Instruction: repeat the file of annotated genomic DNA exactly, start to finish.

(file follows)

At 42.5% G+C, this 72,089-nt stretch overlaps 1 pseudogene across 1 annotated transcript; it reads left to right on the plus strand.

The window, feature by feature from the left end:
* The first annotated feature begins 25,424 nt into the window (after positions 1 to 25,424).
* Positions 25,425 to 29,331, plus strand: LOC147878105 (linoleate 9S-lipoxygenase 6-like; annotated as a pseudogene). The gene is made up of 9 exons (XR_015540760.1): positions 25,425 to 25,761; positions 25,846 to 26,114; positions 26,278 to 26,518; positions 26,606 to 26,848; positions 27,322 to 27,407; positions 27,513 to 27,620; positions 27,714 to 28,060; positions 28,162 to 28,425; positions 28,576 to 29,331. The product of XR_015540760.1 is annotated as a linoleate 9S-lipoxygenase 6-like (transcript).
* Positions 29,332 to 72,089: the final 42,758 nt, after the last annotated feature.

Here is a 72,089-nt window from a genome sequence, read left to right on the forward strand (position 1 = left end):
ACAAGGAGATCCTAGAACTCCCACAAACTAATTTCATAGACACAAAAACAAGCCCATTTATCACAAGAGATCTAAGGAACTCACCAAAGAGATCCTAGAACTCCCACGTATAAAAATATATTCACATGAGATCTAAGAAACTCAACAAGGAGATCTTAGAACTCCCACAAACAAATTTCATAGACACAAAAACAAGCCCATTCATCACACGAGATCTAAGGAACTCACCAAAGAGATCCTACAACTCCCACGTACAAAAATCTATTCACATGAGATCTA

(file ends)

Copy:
At 42.5% G+C, this 72,089-nt stretch overlaps 1 pseudogene across 1 annotated transcript; it reads left to right on the plus strand.

The window, feature by feature from the left end:
* The first annotated feature begins 25,424 nt into the window (after positions 1 to 25,424).
* Positions 25,425 to 29,331, plus strand: LOC147878105 (linoleate 9S-lipoxygenase 6-like; annotated as a pseudogene). The gene is made up of 9 exons (XR_015540760.1): positions 25,425 to 25,761; positions 25,846 to 26,114; positions 26,278 to 26,518; positions 26,606 to 26,848; positions 27,322 to 27,407; positions 27,513 to 27,620; positions 27,714 to 28,060; positions 28,162 to 28,425; positions 28,576 to 29,331. The product of XR_015540760.1 is annotated as a linoleate 9S-lipoxygenase 6-like (transcript).
* Positions 29,332 to 72,089: the final 42,758 nt, after the last annotated feature.

Here is a 72,089-nt window from a genome sequence, read left to right on the forward strand (position 1 = left end):
ACAAGGAGATCCTAGAACTCCCACAAACTAATTTCATAGACACAAAAACAAGCCCATTTATCACAAGAGATCTAAGGAACTCACCAAAGAGATCCTAGAACTCCCACGTATAAAAATATATTCACATGAGATCTAAGAAACTCAACAAGGAGATCTTAGAACTCCCACAAACAAATTTCATAGACACAAAAACAAGCCCATTCATCACACGAGATCTAAGGAACTCACCAAAGAGATCCTACAACTCCCACGTACAAAAATCTATTCACATGAGATCTA